Thompson Approves Contracts to Design High Plains Covering 5 Buildings – Loveland Reporter-Herald

The Thompson School Board approved spending just over $ 3 million on home furnishings projects.

The Board of Education unanimously and without discussion approved an architectural contract for planning work for an extension of the High Plains School, 4255 Buffalo Mountain Drive, as well as contracts for roofing projects at four schools and in the administration building.

The contract calls for $ 1.1 million to be spent on design work to add eight classrooms, plus a high school room, music room, and possibly a track to the existing high plains school. The district selected RB + B Architects, based in Fort Collins, to be the architects for the project.

Design will begin this month with construction beginning in early 2022, and the new preschool through eighth grade areas will open to students in August 2023.

The school board agreed to spend $ 15.77 million to expand the school, which opened in 2016 and is already full, so that a total of 750 students or three rounds of each grade level can be attended.

Gordon Jones, the district’s chief financial officer, previously stated that the district will fund the project by selling certificates of attendance, a form of debt that doesn’t require voting from residents, and repaying them with taxpayers’ money earmarked for funding Schools within the Loveland Urban Renewal Authority and the Centerra Metro District.

Through an agreement between these two companies and the Thompson School District, a portion of the property taxes collected through this tax increase funding will go into a school fund that can only be used for capital development projects for schools within the agency’s boundaries. The only two schools within these boundaries are High Plains and Mountain View High School.

That pot of money is what the district uses to pay the debts for building plateaus.

Since then, revenue from that school fund has risen as property tax rates were approved by voters in 2018 through a bond issue and mill tax override, as well as land growth, Jones said. So there is more money in this school fund that only needs to be spent on building projects for these two schools.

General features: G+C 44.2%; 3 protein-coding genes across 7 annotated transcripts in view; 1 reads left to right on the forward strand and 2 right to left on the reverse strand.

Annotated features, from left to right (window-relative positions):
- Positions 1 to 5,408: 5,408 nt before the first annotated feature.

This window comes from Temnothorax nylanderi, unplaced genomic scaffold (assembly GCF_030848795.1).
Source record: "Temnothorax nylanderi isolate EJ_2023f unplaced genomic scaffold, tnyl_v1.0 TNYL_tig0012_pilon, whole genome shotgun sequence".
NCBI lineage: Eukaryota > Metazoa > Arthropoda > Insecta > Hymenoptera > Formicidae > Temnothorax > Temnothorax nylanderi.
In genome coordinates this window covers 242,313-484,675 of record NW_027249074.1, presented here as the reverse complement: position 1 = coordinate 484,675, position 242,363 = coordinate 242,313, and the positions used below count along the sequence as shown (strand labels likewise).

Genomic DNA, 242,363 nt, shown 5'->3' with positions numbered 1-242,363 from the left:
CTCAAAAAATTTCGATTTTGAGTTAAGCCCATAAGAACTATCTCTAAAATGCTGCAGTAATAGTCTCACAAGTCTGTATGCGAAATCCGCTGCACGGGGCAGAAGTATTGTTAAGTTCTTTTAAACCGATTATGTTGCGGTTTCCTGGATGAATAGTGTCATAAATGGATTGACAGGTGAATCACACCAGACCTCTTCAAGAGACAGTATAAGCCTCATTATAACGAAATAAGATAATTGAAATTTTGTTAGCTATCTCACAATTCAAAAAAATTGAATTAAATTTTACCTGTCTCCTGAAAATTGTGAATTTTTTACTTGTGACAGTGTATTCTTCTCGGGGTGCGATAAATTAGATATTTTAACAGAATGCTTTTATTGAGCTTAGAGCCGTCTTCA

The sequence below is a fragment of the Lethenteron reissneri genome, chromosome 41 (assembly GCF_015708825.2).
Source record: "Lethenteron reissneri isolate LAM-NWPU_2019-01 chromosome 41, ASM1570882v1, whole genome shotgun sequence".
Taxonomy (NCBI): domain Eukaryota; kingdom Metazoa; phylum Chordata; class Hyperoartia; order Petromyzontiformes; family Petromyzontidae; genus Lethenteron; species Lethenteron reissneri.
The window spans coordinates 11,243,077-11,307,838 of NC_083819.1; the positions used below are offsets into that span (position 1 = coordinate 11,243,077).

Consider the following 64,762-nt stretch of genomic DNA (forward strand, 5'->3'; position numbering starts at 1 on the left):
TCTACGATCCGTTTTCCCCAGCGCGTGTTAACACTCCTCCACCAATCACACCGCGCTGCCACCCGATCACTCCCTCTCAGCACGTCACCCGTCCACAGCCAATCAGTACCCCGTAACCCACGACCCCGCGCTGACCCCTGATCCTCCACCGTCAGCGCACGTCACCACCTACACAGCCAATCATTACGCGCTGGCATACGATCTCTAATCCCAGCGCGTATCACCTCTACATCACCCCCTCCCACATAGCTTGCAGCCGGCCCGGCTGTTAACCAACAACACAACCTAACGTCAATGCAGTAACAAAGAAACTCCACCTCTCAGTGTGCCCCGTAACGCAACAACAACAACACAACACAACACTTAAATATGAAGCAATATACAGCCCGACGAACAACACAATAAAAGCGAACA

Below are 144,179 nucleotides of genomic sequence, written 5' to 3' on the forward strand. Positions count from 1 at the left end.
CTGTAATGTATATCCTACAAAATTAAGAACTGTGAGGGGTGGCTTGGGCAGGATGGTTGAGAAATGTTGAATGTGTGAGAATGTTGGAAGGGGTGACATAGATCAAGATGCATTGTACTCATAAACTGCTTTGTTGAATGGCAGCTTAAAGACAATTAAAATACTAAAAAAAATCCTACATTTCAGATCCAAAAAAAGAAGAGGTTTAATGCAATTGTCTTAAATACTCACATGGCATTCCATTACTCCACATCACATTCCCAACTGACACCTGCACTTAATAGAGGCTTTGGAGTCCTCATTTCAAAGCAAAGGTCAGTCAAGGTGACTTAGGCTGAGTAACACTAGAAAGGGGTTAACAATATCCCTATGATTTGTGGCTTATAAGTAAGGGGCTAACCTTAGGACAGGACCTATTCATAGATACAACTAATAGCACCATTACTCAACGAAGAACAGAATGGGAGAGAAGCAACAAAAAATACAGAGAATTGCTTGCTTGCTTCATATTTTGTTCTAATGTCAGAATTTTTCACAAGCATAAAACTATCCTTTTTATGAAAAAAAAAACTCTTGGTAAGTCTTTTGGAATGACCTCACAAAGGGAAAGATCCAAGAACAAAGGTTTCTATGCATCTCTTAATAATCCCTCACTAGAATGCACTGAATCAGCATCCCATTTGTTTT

Both debts will be paid off by 2029 when that funding source is completed, Jones said.

The school board also approved contracts for a little more than $ 2 million for roofing projects, which will run from March and be completed by the end of summer. This is the third phase of roofing projects funded by the $ 149 million bond that voters approved in 2018.

Over the past two summers, the district has spent nearly $ 10 million on roofing projects at 18 schools.

This third round of roofing projects totals US $ 2,048,710, mostly from borrowings but also with a grant to Build Excellent Schools Today to help advance work at Lincoln Elementary School. The BEST program offers competitive statewide grants from a fund that includes marijuana sales tax money.

The projects include three roof spares: $ 1,158,353 for the Lincoln Elementary School, $ 487,330 for the Administration Building, and $ 221,307 for the Ivy Stockwell Elementary School.

Roof restoration projects are planned for Laurene Edmondson Elementary School (US $ 114,474) and Bill Reed Middle School (US $ 67,246).

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